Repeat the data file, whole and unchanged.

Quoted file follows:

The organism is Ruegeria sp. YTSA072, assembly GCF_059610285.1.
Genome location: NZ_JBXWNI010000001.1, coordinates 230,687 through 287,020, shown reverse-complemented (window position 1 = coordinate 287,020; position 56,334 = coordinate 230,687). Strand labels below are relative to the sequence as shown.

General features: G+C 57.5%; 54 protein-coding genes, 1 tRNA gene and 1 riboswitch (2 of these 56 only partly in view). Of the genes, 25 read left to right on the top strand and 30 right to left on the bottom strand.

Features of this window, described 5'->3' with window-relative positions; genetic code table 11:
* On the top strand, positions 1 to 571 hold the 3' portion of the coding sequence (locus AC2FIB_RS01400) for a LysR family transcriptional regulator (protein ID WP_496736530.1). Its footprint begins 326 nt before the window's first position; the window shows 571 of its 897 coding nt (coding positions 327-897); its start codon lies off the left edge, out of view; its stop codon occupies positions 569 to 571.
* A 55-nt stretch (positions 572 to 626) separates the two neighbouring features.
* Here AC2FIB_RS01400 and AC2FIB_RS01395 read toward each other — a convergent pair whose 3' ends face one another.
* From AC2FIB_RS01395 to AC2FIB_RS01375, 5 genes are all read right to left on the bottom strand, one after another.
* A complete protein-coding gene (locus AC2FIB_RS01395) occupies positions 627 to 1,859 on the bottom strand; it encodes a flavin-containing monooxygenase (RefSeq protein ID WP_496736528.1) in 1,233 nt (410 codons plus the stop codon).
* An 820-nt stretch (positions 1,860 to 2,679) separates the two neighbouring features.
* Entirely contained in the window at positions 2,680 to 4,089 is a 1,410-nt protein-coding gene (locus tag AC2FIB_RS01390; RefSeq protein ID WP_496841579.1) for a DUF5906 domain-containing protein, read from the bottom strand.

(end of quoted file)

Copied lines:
The organism is Ruegeria sp. YTSA072, assembly GCF_059610285.1.
Genome location: NZ_JBXWNI010000001.1, coordinates 230,687 through 287,020, shown reverse-complemented (window position 1 = coordinate 287,020; position 56,334 = coordinate 230,687). Strand labels below are relative to the sequence as shown.

General features: G+C 57.5%; 54 protein-coding genes, 1 tRNA gene and 1 riboswitch (2 of these 56 only partly in view). Of the genes, 25 read left to right on the top strand and 30 right to left on the bottom strand.

Features of this window, described 5'->3' with window-relative positions; genetic code table 11:
* On the top strand, positions 1 to 571 hold the 3' portion of the coding sequence (locus AC2FIB_RS01400) for a LysR family transcriptional regulator (protein ID WP_496736530.1). Its footprint begins 326 nt before the window's first position; the window shows 571 of its 897 coding nt (coding positions 327-897); its start codon lies off the left edge, out of view; its stop codon occupies positions 569 to 571.
* A 55-nt stretch (positions 572 to 626) separates the two neighbouring features.
* Here AC2FIB_RS01400 and AC2FIB_RS01395 read toward each other — a convergent pair whose 3' ends face one another.
* From AC2FIB_RS01395 to AC2FIB_RS01375, 5 genes are all read right to left on the bottom strand, one after another.
* A complete protein-coding gene (locus AC2FIB_RS01395) occupies positions 627 to 1,859 on the bottom strand; it encodes a flavin-containing monooxygenase (RefSeq protein ID WP_496736528.1) in 1,233 nt (410 codons plus the stop codon).
* An 820-nt stretch (positions 1,860 to 2,679) separates the two neighbouring features.
* Entirely contained in the window at positions 2,680 to 4,089 is a 1,410-nt protein-coding gene (locus tag AC2FIB_RS01390; RefSeq protein ID WP_496841579.1) for a DUF5906 domain-containing protein, read from the bottom strand.